Your Child's Brain in Week 98
Around the time of your child's second birthday, be on the lookout for a seemingly insignificant interaction: If she is playing with an interesting toy while you have your back turned toward her, she'll now walk in front to show it to you directly. Generous? Sure. But meaningless? Not at all! This simple exchange indicates that your child realizes you and she have different perspectives. Now, she's beginning to understand that you don't literally share one experience of being in the world.
Your toddler has acquired so many skills that support this learning, starting with the initial understanding that she is a similar creature to you. At birth, she stuck out her tongue when you did to signify, "Hey, I'm someone like you who can do that, too!" Later, she began to follow your gaze, trusting that you'd look at things that were crucial for her to see. Shortly thereafter, she used your judgment to guide her actions, a skill referred to as social referencing.
In her second year, your toddler copied your behavior as if to try on the role she saw you playing, and she was thrilled and validated when you mimicked her back. Later still, she realized that despite their human-like qualities, robots didn't fit into her category of being. And in a similarly disconcerting way, she discovered that the things you desired sometimes conflicted with her own preferences. Now, she recognizes herself in the mirror and knows she has a name (and even pronouns!) distinct from yours. Most importantly, your toddler is developing empathy, and realizing that other people not only have thoughts and feelings different than her own but also literally see the world differently is a key step in understanding that the two of you are, indeed, separate individuals.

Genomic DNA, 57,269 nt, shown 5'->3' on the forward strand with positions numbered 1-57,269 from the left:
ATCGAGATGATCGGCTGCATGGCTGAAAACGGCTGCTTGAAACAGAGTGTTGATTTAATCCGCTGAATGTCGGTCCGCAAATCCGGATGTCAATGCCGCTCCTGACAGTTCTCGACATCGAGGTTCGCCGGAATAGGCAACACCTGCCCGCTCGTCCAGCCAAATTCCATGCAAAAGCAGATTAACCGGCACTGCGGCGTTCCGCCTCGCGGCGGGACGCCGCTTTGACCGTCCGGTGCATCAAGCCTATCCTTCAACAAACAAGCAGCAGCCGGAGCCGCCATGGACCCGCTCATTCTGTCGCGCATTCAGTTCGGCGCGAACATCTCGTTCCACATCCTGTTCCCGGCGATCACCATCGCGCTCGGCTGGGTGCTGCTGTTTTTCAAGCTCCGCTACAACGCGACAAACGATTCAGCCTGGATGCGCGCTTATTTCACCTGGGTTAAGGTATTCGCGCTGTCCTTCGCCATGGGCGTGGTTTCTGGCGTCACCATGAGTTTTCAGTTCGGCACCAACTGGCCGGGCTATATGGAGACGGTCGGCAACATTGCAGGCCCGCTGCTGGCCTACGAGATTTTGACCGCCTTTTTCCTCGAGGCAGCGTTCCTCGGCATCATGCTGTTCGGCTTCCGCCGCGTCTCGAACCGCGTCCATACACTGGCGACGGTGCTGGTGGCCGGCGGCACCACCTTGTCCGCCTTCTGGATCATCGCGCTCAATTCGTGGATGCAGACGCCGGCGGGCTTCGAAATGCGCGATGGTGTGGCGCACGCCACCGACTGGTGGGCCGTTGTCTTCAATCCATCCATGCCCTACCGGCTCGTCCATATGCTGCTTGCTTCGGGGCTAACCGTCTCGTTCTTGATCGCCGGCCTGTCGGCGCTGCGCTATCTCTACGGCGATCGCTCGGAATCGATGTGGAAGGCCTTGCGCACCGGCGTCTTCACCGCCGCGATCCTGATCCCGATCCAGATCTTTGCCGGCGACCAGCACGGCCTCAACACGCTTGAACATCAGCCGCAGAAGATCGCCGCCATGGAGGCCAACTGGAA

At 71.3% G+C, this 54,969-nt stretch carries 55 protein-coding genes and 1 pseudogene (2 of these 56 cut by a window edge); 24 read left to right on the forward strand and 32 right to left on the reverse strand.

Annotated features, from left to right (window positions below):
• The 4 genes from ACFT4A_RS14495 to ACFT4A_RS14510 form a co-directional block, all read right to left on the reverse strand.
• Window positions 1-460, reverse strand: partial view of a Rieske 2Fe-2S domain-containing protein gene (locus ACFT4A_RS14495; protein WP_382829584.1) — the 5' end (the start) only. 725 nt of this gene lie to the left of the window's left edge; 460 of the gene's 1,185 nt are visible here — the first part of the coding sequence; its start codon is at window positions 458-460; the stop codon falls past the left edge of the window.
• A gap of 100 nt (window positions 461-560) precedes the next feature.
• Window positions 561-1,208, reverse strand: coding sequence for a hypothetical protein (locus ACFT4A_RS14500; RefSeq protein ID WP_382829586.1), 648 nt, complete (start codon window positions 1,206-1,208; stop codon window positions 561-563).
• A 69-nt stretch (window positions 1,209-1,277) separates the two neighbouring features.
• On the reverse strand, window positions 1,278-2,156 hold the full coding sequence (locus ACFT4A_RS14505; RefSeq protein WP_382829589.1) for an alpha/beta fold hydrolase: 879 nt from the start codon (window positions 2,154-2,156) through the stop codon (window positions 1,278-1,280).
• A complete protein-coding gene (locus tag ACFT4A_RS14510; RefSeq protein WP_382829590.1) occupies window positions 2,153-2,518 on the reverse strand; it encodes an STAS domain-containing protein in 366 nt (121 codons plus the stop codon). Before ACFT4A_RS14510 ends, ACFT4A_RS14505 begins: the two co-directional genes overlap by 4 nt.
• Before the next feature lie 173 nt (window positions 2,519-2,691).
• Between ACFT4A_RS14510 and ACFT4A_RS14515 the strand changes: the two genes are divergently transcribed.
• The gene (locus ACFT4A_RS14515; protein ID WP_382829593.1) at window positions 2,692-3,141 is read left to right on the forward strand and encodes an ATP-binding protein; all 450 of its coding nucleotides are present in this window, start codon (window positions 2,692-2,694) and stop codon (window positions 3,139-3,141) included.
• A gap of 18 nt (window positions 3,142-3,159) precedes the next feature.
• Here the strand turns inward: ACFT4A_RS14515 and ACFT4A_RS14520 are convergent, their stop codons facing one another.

What the Research Shows
To study "self definition," what scientists call the phenomenon of knowing oneself from others, researchers observed as mothers asked their children to sequentially perform three tasks. Each mom asked her toddler to:
- Show her his own back: This required the child to turn around, away from Mom.
- Show an object blocked to Mom's vision by a piece of cardboard: The toddler controlled the movement of the cardboard.
- Name an object the mother was looking at: The child would need to follow the mother's gaze to determine which of a few objects she was observing.
Each child's responses reflected his or her ability to differentiate his own perspective from that of his mother. And the toddlers passed the test if they responded correctly (if not perfectly) to the three tasks—and by 23 months, most did.